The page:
Make Your Own Rules: A Renegade Guide to Unconventional Success Audible Audiobook – Unabridged
Former star of the classic TV series M*A*S*H, Wayne Rogers has, over the past four decades, become an enormously successful entrepreneur and businessman - and in Make Your Own Rules he shows you how to retain your own identity and reap tremendous rewards in your career and business while doing so.
Using fascinating examples from his wide array of experiences - all of which involved leaping into situations where he lacked the traditional background in a particular field - Rogers presents a clarion call to the creative-minded person who isn’t quite sure how to apply that creativity to the world of business. How do you make your way in the business world without becoming a robot? What are the secrets to distinguishing yourself and finding out-of-the-box solutions?
Make Your Own Rules encourages you to see things from a fresh perspective, color outside the lines, and avoid becoming a slave to convention. Whether you’re trying to move up the ranks, make a career transition, or develop your own business, the advice in this audiobook will help you realize your full potential.
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|Listening Length||5 hours and 47 minutes|
|Author||Wayne Rogers, Josh Young|
|Whispersync for Voice||Ready|
|Audible.com Release Date||February 01, 2012|
|Publisher||Gildan Media, LLC|
|Best Sellers Rank|| #394,297 in Audible Books & Originals (See Top 100 in Audible Books & Originals) |
#253 in Banks & Banking (Audible Books & Originals)
#1,160 in Biographies of Business Leaders
#1,352 in Small Businesses
Top reviews from the United States
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The ideas, information, true-life stories of business deals, and stories of the people he worked with are focused on doing business your own way, not merely following the crowd or the "standard" way to do things. From my experience in doing business my own way, I can say this book is very realistic. Rogers does not advocate or describe any illegal or underhanded deals; in fact, he's clear that ethics are top priority in his business transactions, and one need not be unethical to be successful.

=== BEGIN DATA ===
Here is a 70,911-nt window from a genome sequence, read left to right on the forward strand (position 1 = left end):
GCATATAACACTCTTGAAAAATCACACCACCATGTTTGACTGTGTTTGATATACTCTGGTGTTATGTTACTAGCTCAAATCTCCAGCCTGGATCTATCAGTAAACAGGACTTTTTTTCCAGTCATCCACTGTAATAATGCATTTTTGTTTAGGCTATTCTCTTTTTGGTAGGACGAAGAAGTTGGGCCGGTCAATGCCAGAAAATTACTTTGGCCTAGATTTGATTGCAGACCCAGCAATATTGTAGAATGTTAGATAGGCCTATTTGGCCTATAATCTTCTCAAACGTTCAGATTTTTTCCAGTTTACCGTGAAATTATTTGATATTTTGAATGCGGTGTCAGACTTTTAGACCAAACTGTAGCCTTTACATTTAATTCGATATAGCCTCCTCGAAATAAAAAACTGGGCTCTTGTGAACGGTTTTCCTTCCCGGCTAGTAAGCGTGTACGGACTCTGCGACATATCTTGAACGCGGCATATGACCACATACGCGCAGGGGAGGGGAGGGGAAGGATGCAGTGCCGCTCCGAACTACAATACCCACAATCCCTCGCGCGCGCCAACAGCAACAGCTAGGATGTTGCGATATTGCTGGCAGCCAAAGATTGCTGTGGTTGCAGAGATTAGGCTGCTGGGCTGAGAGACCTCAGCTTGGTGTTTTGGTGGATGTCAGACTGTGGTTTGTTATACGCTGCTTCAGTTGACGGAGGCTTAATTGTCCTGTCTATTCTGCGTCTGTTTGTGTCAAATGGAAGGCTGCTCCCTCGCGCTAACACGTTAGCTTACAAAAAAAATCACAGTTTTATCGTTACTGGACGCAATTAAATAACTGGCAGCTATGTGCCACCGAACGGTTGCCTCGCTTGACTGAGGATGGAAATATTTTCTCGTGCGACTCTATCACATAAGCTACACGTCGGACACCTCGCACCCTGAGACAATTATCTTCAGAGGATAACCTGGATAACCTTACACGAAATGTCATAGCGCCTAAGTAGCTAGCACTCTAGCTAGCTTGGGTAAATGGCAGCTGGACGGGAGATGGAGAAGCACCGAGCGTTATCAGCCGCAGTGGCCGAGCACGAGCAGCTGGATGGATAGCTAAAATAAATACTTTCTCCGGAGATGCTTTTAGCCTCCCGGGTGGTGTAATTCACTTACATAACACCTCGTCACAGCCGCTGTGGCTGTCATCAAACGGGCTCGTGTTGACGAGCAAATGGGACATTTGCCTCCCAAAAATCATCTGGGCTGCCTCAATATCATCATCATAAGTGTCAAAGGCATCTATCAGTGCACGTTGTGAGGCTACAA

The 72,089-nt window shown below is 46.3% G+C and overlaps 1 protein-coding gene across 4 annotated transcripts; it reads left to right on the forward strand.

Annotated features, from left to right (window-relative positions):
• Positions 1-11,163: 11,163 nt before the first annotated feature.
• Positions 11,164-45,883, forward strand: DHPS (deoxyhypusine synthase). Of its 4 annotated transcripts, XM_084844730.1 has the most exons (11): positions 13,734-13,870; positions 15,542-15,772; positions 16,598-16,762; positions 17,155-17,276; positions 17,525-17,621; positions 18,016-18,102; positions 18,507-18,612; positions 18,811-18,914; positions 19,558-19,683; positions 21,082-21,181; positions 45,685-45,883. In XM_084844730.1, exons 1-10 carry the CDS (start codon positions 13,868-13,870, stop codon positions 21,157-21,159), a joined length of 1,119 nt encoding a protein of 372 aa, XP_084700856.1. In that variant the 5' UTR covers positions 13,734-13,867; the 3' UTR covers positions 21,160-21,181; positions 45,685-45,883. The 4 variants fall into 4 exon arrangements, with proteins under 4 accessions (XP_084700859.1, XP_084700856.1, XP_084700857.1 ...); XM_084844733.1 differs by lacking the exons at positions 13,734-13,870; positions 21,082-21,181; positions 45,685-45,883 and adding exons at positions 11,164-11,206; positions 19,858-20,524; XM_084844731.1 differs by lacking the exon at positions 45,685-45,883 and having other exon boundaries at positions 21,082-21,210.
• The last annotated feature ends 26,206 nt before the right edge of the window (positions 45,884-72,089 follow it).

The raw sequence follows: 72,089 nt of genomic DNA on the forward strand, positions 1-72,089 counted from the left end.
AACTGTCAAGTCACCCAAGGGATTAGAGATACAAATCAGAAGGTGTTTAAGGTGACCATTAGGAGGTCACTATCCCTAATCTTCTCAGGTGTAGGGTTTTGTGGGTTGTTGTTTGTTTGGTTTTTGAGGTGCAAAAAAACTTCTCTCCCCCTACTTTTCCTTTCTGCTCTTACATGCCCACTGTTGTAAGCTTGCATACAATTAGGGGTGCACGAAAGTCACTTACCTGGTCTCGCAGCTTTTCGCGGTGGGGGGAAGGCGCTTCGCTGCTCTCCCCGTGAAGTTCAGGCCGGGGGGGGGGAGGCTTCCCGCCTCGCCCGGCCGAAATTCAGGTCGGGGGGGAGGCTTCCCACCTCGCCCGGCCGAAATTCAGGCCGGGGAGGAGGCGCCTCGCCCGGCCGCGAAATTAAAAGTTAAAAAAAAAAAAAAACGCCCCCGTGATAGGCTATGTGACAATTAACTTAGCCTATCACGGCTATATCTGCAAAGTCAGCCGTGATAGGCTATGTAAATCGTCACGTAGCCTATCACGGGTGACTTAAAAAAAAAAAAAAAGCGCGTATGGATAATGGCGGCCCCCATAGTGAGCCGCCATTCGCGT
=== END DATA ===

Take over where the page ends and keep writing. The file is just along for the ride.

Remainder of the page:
He does describe a number of business deals using some specialized terminology, for example referring to the concepts of 'return on investment' and 'tax strategies' when quickly describing the in's and out's his deals. I understood most of the concepts, but I recommend that if you are a beginner in business and investment terms, start with a simpler book.
If you order it and find it somewhat over your head, I'd say put it on your bookshelf, and later, after some other experience in investing, open it again and it may make more sense.
The writing itself is down-to-earth and not flowery or self-promoting. It really is a pleasure to read, and even if you don't understand all the details of the deals he describes, there is a positive spirit to the whole book.
If you have paid attention to current events, or are a student of history, what Mr. Rogers imparts in this book will not be new to you. What I did find refreshing, however, is he is able to boil it down to an everyman's language vs. what you would expect to find from an economist. Basically, Rogers gives you real life examples of his own business and entertainment experiences with practical advice: if you are going to operate in today's economic environment, you have to "learn some of the rules of the road to success," the free-market economy isn't free but way over-regulated, and you had better understand it if you want to succeed.
Of course, he also gives you some great advice on how to change a lot of the regulation. One can only hope! I'm looking forward to hearing more from Mr. Rogers.
I felt that this book is a bit like having a mentor. He tells it like it is, tells you the things you need to know to get ahead, gives examples on how to follow your own path and illustrates these concepts with great stories from his own life.
This "guide" throws in a few aphorisms among many long bitches about how government is killing The Holy Free Market.
The main thrust of the book is a long catalog of deals made by Rogers.
Oddly several times he starts an anecdote and then moves to the next chapter.
There are, sadly, no anecdotes of his time at the TV series M*A*S*H.
The index takes up 12% of the book. Normally I'd find that excessive. But with this book I was delighted to get to the end and grateful I didn't have to read the last twelve percent.